The first round of funding, which was administered in June, included an $11 million award to the Public Health Institute in Oakland and a $9.5 million award to the Association of Asian/Pacific Community Health Organizations in Berkeley. Three Oakland based organizations, the Public Health Institute, Women Organized to Respond to Life-Threatening Diseases, and Safe Passages, are recipients of this round of funding, bringing the total funding brought to organizations in CA-13 to nearly $23 million.

“We are facing another inflection point in this pandemic. We must make meaningful investments in getting everyone vaccinated—especially communities of color and medically underserved communities,” said Lee.  “I worked hard in Congress to invest in trusted messengers at the community level to build confidence in vaccines and COVID-19 prevention efforts. This is a much-needed continuation of that work, and we’ll see over a million dollars of investment on the ground in our own East Bay community.

“Our Tri-Caucus – the Congressional Black Caucus, Congressional Hispanic Caucus, Congressional Asian Pacific American Caucus, and Native American member Congresswoman Sharice Davids, House Speaker Nancy Pelosi, Energy and Commerce Committee Chair Frank Pallone, Education and Labor Committee Chair Bobby Scott and Appropriations Committee Chair Rosa DeLauro deserve credit for their hard work and support in getting this across the finish line in the American Rescue Plan.  We can see that the work of House Democrats is making a real-life impact on the ground for communities.  This is an important step, but we must continue our work to dismantle systemic racism in our public health system and ensure that vaccines are equitably and adequately distributed.”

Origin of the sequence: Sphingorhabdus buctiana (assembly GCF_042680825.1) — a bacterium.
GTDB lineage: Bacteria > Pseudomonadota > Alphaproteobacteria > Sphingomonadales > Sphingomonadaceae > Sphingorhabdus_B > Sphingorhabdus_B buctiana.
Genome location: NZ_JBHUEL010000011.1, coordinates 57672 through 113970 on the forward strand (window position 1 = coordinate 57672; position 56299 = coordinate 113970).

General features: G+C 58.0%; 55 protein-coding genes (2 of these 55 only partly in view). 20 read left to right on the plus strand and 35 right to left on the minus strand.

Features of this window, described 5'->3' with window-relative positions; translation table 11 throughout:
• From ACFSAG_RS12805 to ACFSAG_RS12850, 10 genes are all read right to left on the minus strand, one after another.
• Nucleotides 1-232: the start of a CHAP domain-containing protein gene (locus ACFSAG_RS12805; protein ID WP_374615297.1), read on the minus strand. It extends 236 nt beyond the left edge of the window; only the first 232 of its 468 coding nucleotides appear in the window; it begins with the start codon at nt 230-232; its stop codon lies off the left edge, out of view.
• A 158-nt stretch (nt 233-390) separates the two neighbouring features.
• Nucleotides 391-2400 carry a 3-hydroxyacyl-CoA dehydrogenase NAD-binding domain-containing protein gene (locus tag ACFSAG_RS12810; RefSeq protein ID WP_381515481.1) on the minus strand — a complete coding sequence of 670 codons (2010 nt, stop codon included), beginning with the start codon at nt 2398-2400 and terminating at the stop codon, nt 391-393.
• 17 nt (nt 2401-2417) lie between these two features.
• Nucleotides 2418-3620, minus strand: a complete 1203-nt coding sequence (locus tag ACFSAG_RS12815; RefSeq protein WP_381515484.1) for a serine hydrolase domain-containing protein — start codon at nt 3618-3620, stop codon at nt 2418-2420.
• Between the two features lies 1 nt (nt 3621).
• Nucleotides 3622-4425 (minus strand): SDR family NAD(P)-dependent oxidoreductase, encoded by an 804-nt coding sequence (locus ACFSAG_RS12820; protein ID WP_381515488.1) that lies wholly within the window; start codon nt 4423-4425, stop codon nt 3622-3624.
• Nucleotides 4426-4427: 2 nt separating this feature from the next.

The purpose of this program is to establish, expand, and sustain a public health workforce to prevent, prepare for, and respond to COVID-19.  This includes mobilizing community outreach workers, which includes community health workers, patient navigators, and social support specialists to educate and assist individuals in accessing and receiving COVID-19 vaccinations.  

This includes activities such as conducting face-to-face outreach and reaching out directly to community members to educate them about the vaccine, assisting individuals in making a vaccine appointment, providing resources to find convenient vaccine locations, assisting individuals with transportation or other needs to get to a vaccination site.

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Barbara Lee

Congresswoman Barbara Lee Votes to Protect the Health of California Families, Clean Up Dangerous PFAS Chemicals

The bill also creates new, robustly funded grants and partnerships to help states with clean-up and remediation efforts.  To prevent future contamination, the bill introduces stricter limits on PFAS pollution and the introduction of new PFAS chemicals, as well tougher testing, reporting and monitoring requirements.

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Doctor with a stethoscope photo courtesy Online Marketing via Unsplash